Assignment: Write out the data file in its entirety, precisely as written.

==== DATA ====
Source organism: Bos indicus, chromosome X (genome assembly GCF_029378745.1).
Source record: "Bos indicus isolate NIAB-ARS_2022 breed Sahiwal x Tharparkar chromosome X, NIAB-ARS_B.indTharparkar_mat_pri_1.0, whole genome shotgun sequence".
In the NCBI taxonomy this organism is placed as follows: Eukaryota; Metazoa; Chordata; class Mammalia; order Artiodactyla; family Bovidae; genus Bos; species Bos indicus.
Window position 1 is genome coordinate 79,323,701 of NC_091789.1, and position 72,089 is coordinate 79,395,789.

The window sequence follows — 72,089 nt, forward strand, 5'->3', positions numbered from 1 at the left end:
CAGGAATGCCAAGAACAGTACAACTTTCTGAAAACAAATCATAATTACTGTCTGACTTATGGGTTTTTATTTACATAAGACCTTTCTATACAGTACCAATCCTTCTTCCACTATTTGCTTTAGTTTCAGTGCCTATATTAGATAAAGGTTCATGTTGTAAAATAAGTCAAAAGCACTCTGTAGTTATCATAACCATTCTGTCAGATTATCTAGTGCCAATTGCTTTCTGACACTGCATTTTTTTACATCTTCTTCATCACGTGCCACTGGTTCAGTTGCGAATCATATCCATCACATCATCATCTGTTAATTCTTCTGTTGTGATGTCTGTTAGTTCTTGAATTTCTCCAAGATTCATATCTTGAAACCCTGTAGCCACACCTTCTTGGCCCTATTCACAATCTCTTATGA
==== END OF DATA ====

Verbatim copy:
Source organism: Bos indicus, chromosome X (genome assembly GCF_029378745.1).
Source record: "Bos indicus isolate NIAB-ARS_2022 breed Sahiwal x Tharparkar chromosome X, NIAB-ARS_B.indTharparkar_mat_pri_1.0, whole genome shotgun sequence".
In the NCBI taxonomy this organism is placed as follows: Eukaryota; Metazoa; Chordata; class Mammalia; order Artiodactyla; family Bovidae; genus Bos; species Bos indicus.
Window position 1 is genome coordinate 79,323,701 of NC_091789.1, and position 72,089 is coordinate 79,395,789.

The window sequence follows — 72,089 nt, forward strand, 5'->3', positions numbered from 1 at the left end:
CAGGAATGCCAAGAACAGTACAACTTTCTGAAAACAAATCATAATTACTGTCTGACTTATGGGTTTTTATTTACATAAGACCTTTCTATACAGTACCAATCCTTCTTCCACTATTTGCTTTAGTTTCAGTGCCTATATTAGATAAAGGTTCATGTTGTAAAATAAGTCAAAAGCACTCTGTAGTTATCATAACCATTCTGTCAGATTATCTAGTGCCAATTGCTTTCTGACACTGCATTTTTTTACATCTTCTTCATCACGTGCCACTGGTTCAGTTGCGAATCATATCCATCACATCATCATCTGTTAATTCTTCTGTTGTGATGTCTGTTAGTTCTTGAATTTCTCCAAGATTCATATCTTGAAACCCTGTAGCCACACCTTCTTGGCCCTATTCACAATCTCTTATGA